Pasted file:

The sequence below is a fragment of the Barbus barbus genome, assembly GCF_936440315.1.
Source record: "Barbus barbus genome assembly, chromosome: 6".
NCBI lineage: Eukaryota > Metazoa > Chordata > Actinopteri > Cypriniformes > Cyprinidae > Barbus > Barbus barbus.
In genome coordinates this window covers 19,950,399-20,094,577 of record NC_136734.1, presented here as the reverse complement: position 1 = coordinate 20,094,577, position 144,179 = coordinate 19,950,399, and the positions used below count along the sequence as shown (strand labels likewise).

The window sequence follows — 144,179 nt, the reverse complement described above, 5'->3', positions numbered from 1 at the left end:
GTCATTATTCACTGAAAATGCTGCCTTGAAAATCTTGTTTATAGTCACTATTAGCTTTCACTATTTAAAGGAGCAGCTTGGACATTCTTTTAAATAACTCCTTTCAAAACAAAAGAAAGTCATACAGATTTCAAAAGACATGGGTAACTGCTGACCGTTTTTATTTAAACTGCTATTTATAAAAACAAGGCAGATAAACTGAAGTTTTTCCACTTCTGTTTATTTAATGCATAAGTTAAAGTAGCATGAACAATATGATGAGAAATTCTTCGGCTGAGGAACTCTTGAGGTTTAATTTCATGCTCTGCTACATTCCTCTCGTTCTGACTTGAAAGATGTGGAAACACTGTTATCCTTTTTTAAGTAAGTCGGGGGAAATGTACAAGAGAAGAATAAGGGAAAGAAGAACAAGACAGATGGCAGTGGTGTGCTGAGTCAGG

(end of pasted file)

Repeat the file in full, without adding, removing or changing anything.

The sequence below is a fragment of the Barbus barbus genome, assembly GCF_936440315.1.
Source record: "Barbus barbus genome assembly, chromosome: 6".
NCBI lineage: Eukaryota > Metazoa > Chordata > Actinopteri > Cypriniformes > Cyprinidae > Barbus > Barbus barbus.
In genome coordinates this window covers 19,950,399-20,094,577 of record NC_136734.1, presented here as the reverse complement: position 1 = coordinate 20,094,577, position 144,179 = coordinate 19,950,399, and the positions used below count along the sequence as shown (strand labels likewise).

The window sequence follows — 144,179 nt, the reverse complement described above, 5'->3', positions numbered from 1 at the left end:
GTCATTATTCACTGAAAATGCTGCCTTGAAAATCTTGTTTATAGTCACTATTAGCTTTCACTATTTAAAGGAGCAGCTTGGACATTCTTTTAAATAACTCCTTTCAAAACAAAAGAAAGTCATACAGATTTCAAAAGACATGGGTAACTGCTGACCGTTTTTATTTAAACTGCTATTTATAAAAACAAGGCAGATAAACTGAAGTTTTTCCACTTCTGTTTATTTAATGCATAAGTTAAAGTAGCATGAACAATATGATGAGAAATTCTTCGGCTGAGGAACTCTTGAGGTTTAATTTCATGCTCTGCTACATTCCTCTCGTTCTGACTTGAAAGATGTGGAAACACTGTTATCCTTTTTTAAGTAAGTCGGGGGAAATGTACAAGAGAAGAATAAGGGAAAGAAGAACAAGACAGATGGCAGTGGTGTGCTGAGTCAGG